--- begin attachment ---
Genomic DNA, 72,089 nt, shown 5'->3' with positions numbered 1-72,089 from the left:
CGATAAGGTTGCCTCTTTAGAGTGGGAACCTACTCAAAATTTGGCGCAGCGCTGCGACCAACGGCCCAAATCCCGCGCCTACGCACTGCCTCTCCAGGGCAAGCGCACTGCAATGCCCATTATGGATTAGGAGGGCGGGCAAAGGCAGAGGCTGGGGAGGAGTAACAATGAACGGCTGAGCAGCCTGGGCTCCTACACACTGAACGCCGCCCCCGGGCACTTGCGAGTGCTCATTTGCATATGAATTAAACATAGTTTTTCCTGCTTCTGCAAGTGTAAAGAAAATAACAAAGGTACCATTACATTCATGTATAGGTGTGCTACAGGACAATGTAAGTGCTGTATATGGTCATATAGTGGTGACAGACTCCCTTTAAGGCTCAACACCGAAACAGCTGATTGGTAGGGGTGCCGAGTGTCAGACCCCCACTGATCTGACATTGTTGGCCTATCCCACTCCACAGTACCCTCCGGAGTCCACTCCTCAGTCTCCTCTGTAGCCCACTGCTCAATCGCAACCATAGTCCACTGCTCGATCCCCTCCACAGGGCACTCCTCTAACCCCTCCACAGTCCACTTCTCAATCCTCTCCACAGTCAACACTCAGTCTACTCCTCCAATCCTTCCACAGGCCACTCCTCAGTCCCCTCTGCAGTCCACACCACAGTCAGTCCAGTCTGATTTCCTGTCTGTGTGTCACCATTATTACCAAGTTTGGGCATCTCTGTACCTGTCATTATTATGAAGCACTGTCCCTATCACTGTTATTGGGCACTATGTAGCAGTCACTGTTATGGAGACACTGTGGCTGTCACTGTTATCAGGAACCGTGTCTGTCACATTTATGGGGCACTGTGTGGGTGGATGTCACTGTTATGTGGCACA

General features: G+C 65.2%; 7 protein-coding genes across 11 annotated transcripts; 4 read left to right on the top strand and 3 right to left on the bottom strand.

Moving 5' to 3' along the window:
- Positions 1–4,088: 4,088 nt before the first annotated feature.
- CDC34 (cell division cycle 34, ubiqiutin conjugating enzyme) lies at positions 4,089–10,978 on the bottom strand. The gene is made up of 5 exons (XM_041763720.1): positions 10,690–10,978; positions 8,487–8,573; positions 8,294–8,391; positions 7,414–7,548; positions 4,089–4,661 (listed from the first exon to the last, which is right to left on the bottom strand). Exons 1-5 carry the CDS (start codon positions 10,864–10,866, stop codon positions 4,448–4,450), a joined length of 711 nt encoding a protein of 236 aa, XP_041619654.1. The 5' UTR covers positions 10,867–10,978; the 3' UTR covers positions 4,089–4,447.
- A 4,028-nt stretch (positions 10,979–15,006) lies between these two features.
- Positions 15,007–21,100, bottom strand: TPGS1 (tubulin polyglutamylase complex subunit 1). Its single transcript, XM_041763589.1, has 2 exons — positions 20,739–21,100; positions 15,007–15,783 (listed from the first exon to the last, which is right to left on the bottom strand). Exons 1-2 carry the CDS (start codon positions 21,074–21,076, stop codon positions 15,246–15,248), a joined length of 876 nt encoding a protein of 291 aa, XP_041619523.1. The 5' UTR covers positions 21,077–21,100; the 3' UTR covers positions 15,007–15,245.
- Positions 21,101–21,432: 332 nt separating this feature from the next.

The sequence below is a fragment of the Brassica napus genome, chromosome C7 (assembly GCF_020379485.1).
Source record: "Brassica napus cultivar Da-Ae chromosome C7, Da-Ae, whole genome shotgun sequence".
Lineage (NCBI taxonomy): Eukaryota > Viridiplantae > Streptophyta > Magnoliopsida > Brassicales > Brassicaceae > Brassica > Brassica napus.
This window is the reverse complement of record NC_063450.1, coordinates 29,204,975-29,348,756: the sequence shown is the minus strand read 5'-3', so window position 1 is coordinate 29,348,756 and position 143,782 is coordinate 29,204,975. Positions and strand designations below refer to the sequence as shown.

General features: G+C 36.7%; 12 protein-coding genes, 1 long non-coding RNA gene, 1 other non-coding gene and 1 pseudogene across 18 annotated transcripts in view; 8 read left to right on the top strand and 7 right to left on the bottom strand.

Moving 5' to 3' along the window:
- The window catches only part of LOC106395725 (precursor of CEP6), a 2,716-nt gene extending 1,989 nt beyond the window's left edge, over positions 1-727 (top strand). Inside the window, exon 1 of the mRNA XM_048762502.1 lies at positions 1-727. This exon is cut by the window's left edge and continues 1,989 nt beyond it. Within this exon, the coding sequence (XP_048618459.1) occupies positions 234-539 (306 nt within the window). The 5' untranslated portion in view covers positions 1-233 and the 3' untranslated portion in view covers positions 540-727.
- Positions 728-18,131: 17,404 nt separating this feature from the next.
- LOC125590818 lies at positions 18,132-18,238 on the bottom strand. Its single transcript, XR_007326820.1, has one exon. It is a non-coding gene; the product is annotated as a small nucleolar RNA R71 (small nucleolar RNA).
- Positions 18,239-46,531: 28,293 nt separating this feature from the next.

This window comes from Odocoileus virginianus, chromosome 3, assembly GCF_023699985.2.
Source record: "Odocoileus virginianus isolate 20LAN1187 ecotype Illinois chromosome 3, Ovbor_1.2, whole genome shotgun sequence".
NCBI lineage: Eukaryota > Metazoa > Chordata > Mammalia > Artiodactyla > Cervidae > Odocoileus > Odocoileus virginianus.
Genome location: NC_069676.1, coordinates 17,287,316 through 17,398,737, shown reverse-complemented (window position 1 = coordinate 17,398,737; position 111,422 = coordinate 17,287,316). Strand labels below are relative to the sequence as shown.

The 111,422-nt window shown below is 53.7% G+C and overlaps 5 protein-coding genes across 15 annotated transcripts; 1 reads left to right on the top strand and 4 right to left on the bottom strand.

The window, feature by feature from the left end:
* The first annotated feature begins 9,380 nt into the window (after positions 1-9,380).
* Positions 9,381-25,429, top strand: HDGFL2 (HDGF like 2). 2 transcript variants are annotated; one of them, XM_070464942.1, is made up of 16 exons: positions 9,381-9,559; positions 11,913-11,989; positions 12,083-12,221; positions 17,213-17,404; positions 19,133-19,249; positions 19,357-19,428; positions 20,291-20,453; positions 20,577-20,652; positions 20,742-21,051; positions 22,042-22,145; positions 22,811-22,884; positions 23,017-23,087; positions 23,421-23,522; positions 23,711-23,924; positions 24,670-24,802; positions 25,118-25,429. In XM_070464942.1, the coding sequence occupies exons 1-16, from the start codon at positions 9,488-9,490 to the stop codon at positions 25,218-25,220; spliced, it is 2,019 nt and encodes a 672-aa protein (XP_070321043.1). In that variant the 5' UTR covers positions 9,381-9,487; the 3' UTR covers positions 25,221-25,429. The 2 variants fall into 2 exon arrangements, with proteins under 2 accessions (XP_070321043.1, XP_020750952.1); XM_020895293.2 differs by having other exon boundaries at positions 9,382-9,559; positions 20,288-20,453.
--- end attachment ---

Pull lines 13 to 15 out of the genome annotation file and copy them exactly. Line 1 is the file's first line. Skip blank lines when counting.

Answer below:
This window is the reverse complement of record NC_063450.1, coordinates 29,204,975-29,348,756: the sequence shown is the minus strand read 5'-3', so window position 1 is coordinate 29,348,756 and position 143,782 is coordinate 29,204,975. Positions and strand designations below refer to the sequence as shown.

General features: G+C 36.7%; 12 protein-coding genes, 1 long non-coding RNA gene, 1 other non-coding gene and 1 pseudogene across 18 annotated transcripts in view; 8 read left to right on the top strand and 7 right to left on the bottom strand.

Moving 5' to 3' along the window: